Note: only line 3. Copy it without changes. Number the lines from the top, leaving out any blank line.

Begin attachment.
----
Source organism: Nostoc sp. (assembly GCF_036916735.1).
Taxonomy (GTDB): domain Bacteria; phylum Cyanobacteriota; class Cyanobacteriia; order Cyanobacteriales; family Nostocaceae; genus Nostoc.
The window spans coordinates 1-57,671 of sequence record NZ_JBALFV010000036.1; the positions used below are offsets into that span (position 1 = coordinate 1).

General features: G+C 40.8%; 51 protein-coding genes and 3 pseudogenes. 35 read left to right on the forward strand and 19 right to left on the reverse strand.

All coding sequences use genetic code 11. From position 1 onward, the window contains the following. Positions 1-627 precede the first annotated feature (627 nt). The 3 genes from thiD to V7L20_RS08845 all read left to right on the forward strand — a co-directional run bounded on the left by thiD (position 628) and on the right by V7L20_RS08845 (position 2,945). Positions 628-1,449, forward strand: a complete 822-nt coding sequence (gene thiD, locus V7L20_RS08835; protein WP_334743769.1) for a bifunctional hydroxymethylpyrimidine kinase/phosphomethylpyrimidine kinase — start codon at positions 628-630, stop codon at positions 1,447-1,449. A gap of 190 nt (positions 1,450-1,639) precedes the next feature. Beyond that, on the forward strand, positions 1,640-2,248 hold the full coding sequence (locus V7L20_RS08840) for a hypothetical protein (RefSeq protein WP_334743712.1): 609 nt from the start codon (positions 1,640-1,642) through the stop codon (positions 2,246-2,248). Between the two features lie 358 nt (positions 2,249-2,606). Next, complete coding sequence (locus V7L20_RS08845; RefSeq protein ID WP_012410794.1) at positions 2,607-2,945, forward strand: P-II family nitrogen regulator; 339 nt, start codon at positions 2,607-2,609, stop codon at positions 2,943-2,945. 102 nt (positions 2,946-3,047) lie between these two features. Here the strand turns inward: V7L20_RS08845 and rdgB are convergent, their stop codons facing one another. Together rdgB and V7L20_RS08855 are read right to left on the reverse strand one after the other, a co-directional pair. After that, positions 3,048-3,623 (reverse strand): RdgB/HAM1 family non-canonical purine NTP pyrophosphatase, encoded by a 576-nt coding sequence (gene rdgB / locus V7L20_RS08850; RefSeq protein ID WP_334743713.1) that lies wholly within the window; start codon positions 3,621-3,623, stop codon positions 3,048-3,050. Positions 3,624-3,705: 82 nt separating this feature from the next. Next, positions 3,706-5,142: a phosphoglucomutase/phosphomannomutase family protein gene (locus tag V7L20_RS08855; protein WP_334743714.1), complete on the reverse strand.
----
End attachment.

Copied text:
The window spans coordinates 1-57,671 of sequence record NZ_JBALFV010000036.1; the positions used below are offsets into that span (position 1 = coordinate 1).